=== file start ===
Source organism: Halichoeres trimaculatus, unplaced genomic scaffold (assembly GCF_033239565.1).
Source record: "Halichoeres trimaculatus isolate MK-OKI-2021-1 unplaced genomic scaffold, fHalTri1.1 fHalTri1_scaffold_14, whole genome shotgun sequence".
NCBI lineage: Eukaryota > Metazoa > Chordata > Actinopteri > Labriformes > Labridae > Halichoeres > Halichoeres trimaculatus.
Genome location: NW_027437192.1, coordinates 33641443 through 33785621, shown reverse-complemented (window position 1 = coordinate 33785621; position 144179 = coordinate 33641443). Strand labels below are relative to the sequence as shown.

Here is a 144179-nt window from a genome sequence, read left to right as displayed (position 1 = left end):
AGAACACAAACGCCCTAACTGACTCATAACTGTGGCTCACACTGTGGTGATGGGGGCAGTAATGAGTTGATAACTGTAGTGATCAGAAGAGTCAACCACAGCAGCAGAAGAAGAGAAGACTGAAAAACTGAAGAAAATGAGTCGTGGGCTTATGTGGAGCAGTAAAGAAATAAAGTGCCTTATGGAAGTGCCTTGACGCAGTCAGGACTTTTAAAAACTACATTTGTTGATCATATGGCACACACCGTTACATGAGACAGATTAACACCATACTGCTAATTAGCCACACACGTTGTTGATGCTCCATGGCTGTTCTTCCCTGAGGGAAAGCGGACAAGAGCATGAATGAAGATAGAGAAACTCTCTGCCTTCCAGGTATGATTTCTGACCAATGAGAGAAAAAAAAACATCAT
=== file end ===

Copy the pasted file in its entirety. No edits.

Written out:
Source organism: Halichoeres trimaculatus, unplaced genomic scaffold (assembly GCF_033239565.1).
Source record: "Halichoeres trimaculatus isolate MK-OKI-2021-1 unplaced genomic scaffold, fHalTri1.1 fHalTri1_scaffold_14, whole genome shotgun sequence".
NCBI lineage: Eukaryota > Metazoa > Chordata > Actinopteri > Labriformes > Labridae > Halichoeres > Halichoeres trimaculatus.
Genome location: NW_027437192.1, coordinates 33641443 through 33785621, shown reverse-complemented (window position 1 = coordinate 33785621; position 144179 = coordinate 33641443). Strand labels below are relative to the sequence as shown.

Here is a 144179-nt window from a genome sequence, read left to right as displayed (position 1 = left end):
AGAACACAAACGCCCTAACTGACTCATAACTGTGGCTCACACTGTGGTGATGGGGGCAGTAATGAGTTGATAACTGTAGTGATCAGAAGAGTCAACCACAGCAGCAGAAGAAGAGAAGACTGAAAAACTGAAGAAAATGAGTCGTGGGCTTATGTGGAGCAGTAAAGAAATAAAGTGCCTTATGGAAGTGCCTTGACGCAGTCAGGACTTTTAAAAACTACATTTGTTGATCATATGGCACACACCGTTACATGAGACAGATTAACACCATACTGCTAATTAGCCACACACGTTGTTGATGCTCCATGGCTGTTCTTCCCTGAGGGAAAGCGGACAAGAGCATGAATGAAGATAGAGAAACTCTCTGCCTTCCAGGTATGATTTCTGACCAATGAGAGAAAAAAAAACATCAT